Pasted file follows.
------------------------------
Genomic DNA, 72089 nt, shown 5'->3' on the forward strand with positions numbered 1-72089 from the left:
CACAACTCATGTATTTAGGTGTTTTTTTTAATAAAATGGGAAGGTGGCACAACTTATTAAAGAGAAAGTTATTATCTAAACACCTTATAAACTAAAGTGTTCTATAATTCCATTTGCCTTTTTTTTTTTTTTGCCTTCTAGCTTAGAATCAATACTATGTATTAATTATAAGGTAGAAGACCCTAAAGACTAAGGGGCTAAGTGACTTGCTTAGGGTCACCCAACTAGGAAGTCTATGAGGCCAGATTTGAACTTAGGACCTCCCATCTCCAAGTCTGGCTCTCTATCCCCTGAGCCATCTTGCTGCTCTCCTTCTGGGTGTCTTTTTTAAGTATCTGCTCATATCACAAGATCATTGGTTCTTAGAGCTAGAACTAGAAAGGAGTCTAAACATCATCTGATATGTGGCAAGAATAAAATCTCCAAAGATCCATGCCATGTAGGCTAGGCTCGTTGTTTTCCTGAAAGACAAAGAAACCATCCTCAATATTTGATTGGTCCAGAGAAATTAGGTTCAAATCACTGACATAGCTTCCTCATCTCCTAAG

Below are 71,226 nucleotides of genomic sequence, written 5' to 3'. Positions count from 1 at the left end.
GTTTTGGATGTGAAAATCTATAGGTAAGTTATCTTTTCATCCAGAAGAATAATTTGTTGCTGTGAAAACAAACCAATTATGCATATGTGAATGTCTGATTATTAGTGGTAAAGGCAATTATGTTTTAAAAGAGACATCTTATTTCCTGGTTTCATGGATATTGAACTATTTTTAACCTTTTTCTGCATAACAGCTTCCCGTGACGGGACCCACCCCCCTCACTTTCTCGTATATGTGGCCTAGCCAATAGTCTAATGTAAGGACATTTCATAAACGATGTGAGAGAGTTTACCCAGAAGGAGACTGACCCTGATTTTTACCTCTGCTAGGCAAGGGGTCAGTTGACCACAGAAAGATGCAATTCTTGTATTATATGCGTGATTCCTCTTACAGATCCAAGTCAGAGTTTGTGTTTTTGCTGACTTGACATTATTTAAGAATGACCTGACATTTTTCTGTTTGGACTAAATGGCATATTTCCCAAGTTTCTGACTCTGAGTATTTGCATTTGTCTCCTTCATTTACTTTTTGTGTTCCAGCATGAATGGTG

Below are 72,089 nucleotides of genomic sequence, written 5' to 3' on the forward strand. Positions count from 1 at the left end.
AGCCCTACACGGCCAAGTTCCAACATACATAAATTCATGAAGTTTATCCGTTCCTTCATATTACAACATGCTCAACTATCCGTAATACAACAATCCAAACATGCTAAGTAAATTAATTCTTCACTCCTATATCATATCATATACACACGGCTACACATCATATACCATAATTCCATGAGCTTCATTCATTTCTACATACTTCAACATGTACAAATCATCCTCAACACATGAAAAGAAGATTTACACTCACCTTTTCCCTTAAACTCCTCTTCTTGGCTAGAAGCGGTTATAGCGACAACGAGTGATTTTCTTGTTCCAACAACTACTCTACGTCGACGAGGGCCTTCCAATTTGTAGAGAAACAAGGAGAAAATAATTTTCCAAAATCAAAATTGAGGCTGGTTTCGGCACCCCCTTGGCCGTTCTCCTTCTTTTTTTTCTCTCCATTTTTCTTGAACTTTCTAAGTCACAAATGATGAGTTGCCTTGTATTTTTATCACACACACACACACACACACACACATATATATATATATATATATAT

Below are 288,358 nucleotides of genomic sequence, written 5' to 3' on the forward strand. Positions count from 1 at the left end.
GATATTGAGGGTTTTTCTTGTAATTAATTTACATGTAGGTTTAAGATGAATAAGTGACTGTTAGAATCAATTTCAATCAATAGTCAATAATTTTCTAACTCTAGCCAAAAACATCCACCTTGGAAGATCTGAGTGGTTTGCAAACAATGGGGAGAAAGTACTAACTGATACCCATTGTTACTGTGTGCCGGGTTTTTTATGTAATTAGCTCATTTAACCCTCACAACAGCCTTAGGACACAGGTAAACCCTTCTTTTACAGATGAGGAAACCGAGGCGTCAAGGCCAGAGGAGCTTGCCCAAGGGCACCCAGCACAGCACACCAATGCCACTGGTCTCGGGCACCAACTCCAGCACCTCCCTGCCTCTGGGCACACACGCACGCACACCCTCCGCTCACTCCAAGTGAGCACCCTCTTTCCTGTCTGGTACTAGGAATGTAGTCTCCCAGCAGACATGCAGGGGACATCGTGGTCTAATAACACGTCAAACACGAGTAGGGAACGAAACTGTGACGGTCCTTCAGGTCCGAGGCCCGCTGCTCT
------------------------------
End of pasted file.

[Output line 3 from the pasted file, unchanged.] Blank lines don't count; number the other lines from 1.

Below are 71,226 nucleotides of genomic sequence, written 5' to 3'. Positions count from 1 at the left end.